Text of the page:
been told by a native, the female took an
essential part In the plastering up of the
j
This book is creating a sensation
throughout the United States. It is
a revelation on the money question,
and is changing the viewsof millions
of patriotic citizens on the great is-
Eue now before the American people.
Anglo-Wall Street Admin!itol!?
is now endeavoring to precipitate
upon the nation
k Gold Debt ot $500,000,000
entrance.
Having described the nests which he had
seen, he proceeded to state that the female,
after going into the nest, usually began to
moult, and was sometimes almost naked.
She was usually fat while in her prison,
as the male bird brought her food every
few minutes. As soon as danger ap
proached the female bird climbed up the
nest aa far as possible away form the en
trance, and kept .perfectly quiet until the
danger had passed. The young behaved in
the same manner, the birds relying for pro
tection on the fact that the nest is not ea»-:
ily recognized as such. No doubt if at
tacked the hornbill could give a,good ac
count of himself. The female is imprisoned
for seven or eight weeks, certainly for not
less than six weeks. The eggs are laid
about the end of December or beginning of
January, and are usually three or four in
number and vary in size. He felt certain
from minute observation that the female
constructed her own prison, and left it
some time before her young were fully de
veloped. On her leaving it was plastered
up again in the same manner, and the fe
male helped the male to feed .the young.
He concluded by stating that there was still
plenty of scope for further investigation
into the nesting habits of the hornbill.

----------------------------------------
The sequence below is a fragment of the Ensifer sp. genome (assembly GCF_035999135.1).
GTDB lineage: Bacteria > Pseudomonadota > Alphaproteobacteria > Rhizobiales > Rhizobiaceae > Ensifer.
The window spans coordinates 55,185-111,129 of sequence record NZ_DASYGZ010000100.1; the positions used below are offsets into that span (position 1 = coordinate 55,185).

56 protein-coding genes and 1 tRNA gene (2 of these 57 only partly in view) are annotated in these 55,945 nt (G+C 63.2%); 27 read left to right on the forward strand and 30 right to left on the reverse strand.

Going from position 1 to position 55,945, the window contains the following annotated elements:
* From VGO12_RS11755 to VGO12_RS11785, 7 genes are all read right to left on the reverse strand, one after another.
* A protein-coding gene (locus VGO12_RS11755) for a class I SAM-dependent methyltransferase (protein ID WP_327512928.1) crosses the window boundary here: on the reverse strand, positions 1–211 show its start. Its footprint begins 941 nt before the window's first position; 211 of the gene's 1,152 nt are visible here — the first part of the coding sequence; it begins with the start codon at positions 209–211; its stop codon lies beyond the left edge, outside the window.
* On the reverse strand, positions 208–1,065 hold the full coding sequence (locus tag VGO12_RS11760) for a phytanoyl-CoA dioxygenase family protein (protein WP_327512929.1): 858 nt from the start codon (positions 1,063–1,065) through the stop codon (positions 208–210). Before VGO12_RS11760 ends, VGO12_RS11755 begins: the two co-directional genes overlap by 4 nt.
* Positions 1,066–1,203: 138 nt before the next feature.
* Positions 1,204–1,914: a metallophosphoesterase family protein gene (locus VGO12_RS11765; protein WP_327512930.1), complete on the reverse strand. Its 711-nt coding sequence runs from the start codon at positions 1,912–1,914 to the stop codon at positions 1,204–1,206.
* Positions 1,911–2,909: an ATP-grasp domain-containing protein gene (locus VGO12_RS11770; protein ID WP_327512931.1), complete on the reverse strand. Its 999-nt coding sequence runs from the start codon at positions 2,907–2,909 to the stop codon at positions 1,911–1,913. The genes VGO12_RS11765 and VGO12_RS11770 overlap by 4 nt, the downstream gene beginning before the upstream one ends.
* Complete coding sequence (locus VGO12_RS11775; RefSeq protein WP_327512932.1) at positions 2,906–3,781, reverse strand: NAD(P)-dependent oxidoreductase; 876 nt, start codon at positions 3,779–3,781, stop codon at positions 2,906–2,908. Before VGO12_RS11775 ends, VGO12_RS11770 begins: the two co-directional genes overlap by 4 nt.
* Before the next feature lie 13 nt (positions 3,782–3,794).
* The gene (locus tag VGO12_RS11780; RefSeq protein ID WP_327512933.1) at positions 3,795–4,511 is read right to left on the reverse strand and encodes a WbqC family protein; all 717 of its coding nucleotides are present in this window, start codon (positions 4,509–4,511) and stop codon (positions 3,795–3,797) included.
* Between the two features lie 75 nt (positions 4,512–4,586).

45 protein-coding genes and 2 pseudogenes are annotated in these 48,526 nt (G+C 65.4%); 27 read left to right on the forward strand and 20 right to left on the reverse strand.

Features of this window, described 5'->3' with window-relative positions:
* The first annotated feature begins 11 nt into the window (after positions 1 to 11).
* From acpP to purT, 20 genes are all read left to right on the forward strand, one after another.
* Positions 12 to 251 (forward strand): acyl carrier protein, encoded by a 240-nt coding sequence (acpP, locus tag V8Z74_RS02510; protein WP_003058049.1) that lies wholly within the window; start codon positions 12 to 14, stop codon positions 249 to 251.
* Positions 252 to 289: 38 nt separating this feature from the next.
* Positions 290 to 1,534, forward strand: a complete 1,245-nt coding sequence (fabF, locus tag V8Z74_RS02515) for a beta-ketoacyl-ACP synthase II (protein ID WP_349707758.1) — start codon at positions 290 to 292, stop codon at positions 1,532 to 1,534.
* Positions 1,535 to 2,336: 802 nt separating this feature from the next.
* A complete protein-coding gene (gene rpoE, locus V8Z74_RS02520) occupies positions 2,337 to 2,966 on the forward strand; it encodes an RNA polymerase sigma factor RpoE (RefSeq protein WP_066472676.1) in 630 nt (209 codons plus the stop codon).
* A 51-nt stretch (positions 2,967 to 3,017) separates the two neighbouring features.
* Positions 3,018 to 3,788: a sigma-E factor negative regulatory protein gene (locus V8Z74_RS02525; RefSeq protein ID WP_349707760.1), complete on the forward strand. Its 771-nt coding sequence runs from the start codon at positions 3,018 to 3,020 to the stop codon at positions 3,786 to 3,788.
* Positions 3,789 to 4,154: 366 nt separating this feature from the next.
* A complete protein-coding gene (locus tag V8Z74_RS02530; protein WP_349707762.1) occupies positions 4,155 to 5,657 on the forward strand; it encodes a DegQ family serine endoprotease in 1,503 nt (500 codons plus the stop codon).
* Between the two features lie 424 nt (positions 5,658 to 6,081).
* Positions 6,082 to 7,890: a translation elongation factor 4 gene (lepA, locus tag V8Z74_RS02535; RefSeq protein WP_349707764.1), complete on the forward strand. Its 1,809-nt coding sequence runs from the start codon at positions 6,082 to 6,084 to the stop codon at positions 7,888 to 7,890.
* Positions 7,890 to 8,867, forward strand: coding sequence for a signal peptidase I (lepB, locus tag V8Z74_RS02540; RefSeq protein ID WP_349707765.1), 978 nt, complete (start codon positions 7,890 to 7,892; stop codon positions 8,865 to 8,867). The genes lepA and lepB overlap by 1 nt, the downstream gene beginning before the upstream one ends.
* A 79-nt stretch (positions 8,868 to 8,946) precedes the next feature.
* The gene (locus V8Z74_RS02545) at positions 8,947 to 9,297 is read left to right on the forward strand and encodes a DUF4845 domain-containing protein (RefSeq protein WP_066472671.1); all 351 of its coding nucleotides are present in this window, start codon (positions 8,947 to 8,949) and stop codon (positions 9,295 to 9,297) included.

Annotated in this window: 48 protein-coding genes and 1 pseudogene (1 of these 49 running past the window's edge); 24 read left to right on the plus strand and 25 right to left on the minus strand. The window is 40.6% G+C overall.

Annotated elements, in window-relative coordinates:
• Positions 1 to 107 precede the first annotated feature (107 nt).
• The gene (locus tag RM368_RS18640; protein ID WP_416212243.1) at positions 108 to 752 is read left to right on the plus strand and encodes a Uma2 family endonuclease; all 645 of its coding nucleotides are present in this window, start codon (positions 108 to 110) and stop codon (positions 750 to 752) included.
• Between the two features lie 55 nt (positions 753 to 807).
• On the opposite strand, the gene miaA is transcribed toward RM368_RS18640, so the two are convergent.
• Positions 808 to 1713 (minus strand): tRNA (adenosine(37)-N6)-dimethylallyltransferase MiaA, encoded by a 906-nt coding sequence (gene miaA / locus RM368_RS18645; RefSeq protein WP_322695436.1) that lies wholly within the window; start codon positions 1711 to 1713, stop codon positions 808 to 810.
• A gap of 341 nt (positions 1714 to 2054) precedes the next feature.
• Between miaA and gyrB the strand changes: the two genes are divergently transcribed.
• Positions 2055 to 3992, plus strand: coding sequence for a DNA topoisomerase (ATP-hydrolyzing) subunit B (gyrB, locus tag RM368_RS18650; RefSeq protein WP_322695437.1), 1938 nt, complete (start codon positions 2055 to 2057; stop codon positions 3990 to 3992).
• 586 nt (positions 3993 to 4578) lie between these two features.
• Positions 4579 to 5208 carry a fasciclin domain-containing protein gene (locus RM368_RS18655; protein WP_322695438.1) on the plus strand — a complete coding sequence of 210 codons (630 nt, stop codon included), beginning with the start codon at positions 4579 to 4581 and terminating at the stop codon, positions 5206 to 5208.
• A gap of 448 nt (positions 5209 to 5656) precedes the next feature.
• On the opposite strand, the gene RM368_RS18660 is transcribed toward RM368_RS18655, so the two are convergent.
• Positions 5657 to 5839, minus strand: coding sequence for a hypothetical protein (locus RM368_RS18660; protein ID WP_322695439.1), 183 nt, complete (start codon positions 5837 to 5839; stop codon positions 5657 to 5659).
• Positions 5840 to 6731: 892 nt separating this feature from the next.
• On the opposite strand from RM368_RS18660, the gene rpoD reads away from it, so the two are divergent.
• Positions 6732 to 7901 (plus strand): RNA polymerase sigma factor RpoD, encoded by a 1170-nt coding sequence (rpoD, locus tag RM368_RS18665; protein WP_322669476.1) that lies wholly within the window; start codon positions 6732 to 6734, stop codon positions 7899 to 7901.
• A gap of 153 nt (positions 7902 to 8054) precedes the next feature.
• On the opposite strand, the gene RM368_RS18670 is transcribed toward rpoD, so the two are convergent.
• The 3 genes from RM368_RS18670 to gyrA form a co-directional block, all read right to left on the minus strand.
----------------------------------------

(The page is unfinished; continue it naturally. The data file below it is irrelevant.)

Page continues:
THOUGHT IT WAS HER BROTHER
It was her first ride out of doors on a
bicycle, and circumstances made it a
most delightful one. Few people were
on Riverside Drive when she and her
brother reached it. The morning was
fine and the view of th 4 Hudson and of
the Palisades w'as entrancing. The
brother had fallen behind, and he dis
mounted to attend to sorpe trifle about
his wheel. Knowing that he would Soon
overtake her, he did not think It worth
while to call her to stop. As she rode
along, exhilaration reached such a pitch
that when she heard the bicycle ap
proaching her from * behind she ex
claimed:
“Oh, Jack, you dear fellow! I shall
give you a thousand kisses for getting
me this whel.
She turned to hear Jack's answer, but
the man whom she had addressed wasn’t
Jack at all. The brute actually smiled
as he saw her blush of confusion, and
the unfeeling brother did more when he
heard her indignant story. He roared.
CALIFORNIA ONIONS
California raises some big and notable
crops other than peaches and pears. A
hundred car loads of red onions, each
car containing 24,000 pounds, have late
ly been shipped from Stocktpo alone.